One of Major League Baseball’s top pitchers says his Christian faith and his love for his teammates compelled him to wear a Black Lives Matter shirt as a show of unity.
St. Louis veteran Adam Wainwright and the rest of the Cardinals wore Black Lives Matter shirts prior to Friday’s season opener, sparking some pushback and even criticism that Wainwright wasn’t being true to his faith.
But Wainwright – a three-time All-Star – said it was an easy decision after hearing from Cardinals coaches and players who are black.
“As a Christian man, my job first and foremost is to love my neighbor and to love my teammates and to love my friends and my family the best way I know how,” Wainwright told the Belleville News-Democrat. “We had a big team meeting the other day, and Dexter [Fowler] and Willie [McGee] and Jack [Flaherty] spoke – just going over some of the things that they’ve felt their entire lives. And they looked at us and they said, ‘Hey, it would really mean a lot to us if y’all would join us in this movement.’ And you don’t have to tell me anything else besides that. When my teammate looks at me and says he’s in need, he needs me to stand up for him, that’s great.”
Wainwright is known around the league as an outspoken Christian. This year, he led an online Bible study that involved thousands of people.
The meaning behind the Black Lives Matter shirt, he said, was simple.
“People read into that a lot, but I can tell you what that shirt meant to me was not having to do with anything outside of what’s in this clubhouse. And what’s inside of us as human beings. That had everything to do with supporting my black brothers and sisters around the country and especially my teammates and my close friends and my son,” he said, referencing an adopted child who is black.
“These times are interesting times, but what we need to do is look at the good in this and not what could potentially be the bad,” Wainwright said. “By wearing that shirt, by wearing this patch, by being there for Dexter and for Willie and for Jack and for Jordan [his son] and for whoever else is going through this, it’s given me a lot of opportunity (sic) to share my faith in different ways that I never thought would be possible. People are coming at me pretty hard on Twitter.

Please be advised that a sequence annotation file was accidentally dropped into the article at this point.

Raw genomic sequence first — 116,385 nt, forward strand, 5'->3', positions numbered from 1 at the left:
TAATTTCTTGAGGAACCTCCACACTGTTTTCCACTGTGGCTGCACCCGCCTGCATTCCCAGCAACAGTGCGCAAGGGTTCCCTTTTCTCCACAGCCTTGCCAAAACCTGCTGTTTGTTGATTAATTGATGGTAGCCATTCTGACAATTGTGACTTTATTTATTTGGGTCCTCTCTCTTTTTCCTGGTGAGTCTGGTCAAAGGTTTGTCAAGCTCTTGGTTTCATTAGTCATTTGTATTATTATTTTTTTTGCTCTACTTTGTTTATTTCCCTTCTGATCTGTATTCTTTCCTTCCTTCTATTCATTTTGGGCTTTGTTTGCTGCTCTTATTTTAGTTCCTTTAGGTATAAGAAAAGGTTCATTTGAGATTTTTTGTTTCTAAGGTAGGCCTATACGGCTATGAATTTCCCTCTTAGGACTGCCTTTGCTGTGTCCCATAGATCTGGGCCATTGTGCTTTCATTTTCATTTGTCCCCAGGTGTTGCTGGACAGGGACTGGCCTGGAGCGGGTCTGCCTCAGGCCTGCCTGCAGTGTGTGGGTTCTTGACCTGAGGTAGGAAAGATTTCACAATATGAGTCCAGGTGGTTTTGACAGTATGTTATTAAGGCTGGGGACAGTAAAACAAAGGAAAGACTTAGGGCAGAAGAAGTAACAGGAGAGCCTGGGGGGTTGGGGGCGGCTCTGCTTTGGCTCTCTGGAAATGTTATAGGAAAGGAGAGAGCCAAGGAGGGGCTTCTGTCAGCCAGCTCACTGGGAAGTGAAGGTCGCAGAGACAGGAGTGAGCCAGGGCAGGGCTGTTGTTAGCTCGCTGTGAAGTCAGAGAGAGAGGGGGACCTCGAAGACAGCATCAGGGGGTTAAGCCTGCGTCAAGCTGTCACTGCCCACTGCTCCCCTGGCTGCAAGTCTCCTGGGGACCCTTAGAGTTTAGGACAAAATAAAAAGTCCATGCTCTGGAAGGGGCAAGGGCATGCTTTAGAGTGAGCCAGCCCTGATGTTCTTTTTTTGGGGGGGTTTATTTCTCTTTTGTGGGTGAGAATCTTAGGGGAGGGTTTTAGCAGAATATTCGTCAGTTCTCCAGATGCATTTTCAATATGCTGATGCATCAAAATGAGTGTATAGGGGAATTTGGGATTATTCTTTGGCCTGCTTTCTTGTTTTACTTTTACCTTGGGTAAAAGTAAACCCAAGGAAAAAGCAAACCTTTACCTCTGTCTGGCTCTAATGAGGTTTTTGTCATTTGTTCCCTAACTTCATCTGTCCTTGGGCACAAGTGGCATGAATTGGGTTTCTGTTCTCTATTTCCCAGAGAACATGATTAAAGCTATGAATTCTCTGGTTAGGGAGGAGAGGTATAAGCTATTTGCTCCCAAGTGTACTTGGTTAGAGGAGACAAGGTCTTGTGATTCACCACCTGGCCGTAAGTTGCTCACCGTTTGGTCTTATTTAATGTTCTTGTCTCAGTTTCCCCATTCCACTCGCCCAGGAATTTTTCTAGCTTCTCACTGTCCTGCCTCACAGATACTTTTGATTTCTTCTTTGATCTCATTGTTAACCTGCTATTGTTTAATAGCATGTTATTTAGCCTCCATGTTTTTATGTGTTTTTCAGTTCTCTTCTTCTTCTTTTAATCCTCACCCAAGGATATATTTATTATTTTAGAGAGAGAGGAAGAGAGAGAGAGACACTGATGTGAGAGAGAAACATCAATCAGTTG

“And I understand some of it, but at the end of the day, for me, the Lord blessed us with faith, hope and love, and the greatest of these his love, and that means a lot to me. … This movement is not about me. … It’s not about anybody but the people who are struggling with what they’re struggling with. I understand, and listen, I understand people want to get mad and people want to cause divisiveness. I understand where everyone’s coming from. Everyone has good intentions, I hope. But for me, and for what I needed to do for this clubhouse and my teammates, was be there for them and to love them well. And I feel like I’m doing that.”
Wainwright said he’ll kneel before the national anthem but will rise when the song is played.
“I plan to … kneel with my teammates before the anthem, [and] I’ll do so with a clear conscience. And I’ll rise and put my hand over my heart like I always do and look up at that flag with the greatest reverence I could possibly have for it,” Wainwright told the News-Democrat. “I’m tied for first with loving this country. I think it’s the greatest with probably millions of people who feel the same way. I had two grandfathers that fought in the war. … I’m secure in what the Lord is telling me.”
He has defended his actions on Twitter.
“Praise Jesus that I get an opportunity to support my brothers and sisters that have a different skin color than me,” he wrote. “I will try to always show up for my teammates and friends in their time of need. #andthegreatestislove Now let's play ball!!!”
Praise Jesus that I get an opportunity to support my brothers and sisters that have a different skin color than me. I will try to always show up for my teammates and friends in their time of need. #andthegreatestislove— Adam Wainwright (@UncleCharlie50) July 24, 2020
Now let's play ball!!!
Photo courtesy: ©Getty Images/Scott Kane/Stringer
Michael Foust has covered the intersection of faith and news for 20 years. His stories have appeared in Baptist Press, Christianity Today, The Christian Post, the Leaf-Chronicle, the Toronto Star and the Knoxville News-Sentinel.